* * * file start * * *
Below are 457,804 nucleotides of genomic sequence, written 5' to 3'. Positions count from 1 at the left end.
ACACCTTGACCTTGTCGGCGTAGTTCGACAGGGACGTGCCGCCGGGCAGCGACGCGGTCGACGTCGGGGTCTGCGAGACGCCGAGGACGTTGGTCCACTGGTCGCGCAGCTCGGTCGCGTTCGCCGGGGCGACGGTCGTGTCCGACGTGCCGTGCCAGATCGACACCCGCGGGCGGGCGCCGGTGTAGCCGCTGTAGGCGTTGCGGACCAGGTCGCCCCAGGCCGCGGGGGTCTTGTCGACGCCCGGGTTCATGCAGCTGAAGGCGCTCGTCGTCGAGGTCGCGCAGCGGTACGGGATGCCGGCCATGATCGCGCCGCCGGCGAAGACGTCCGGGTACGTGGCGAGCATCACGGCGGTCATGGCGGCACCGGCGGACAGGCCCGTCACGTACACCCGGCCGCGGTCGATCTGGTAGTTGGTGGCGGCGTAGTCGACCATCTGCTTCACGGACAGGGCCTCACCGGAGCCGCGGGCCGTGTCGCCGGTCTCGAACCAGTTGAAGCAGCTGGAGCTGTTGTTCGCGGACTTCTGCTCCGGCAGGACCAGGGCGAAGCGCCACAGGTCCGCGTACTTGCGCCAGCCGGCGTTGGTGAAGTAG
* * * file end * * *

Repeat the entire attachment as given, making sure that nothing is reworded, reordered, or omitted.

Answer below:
Below are 457,804 nucleotides of genomic sequence, written 5' to 3'. Positions count from 1 at the left end.
ACACCTTGACCTTGTCGGCGTAGTTCGACAGGGACGTGCCGCCGGGCAGCGACGCGGTCGACGTCGGGGTCTGCGAGACGCCGAGGACGTTGGTCCACTGGTCGCGCAGCTCGGTCGCGTTCGCCGGGGCGACGGTCGTGTCCGACGTGCCGTGCCAGATCGACACCCGCGGGCGGGCGCCGGTGTAGCCGCTGTAGGCGTTGCGGACCAGGTCGCCCCAGGCCGCGGGGGTCTTGTCGACGCCCGGGTTCATGCAGCTGAAGGCGCTCGTCGTCGAGGTCGCGCAGCGGTACGGGATGCCGGCCATGATCGCGCCGCCGGCGAAGACGTCCGGGTACGTGGCGAGCATCACGGCGGTCATGGCGGCACCGGCGGACAGGCCCGTCACGTACACCCGGCCGCGGTCGATCTGGTAGTTGGTGGCGGCGTAGTCGACCATCTGCTTCACGGACAGGGCCTCACCGGAGCCGCGGGCCGTGTCGCCGGTCTCGAACCAGTTGAAGCAGCTGGAGCTGTTGTTCGCGGACTTCTGCTCCGGCAGGACCAGGGCGAAGCGCCACAGGTCCGCGTACTTGCGCCAGCCGGCGTTGGTGAAGTAG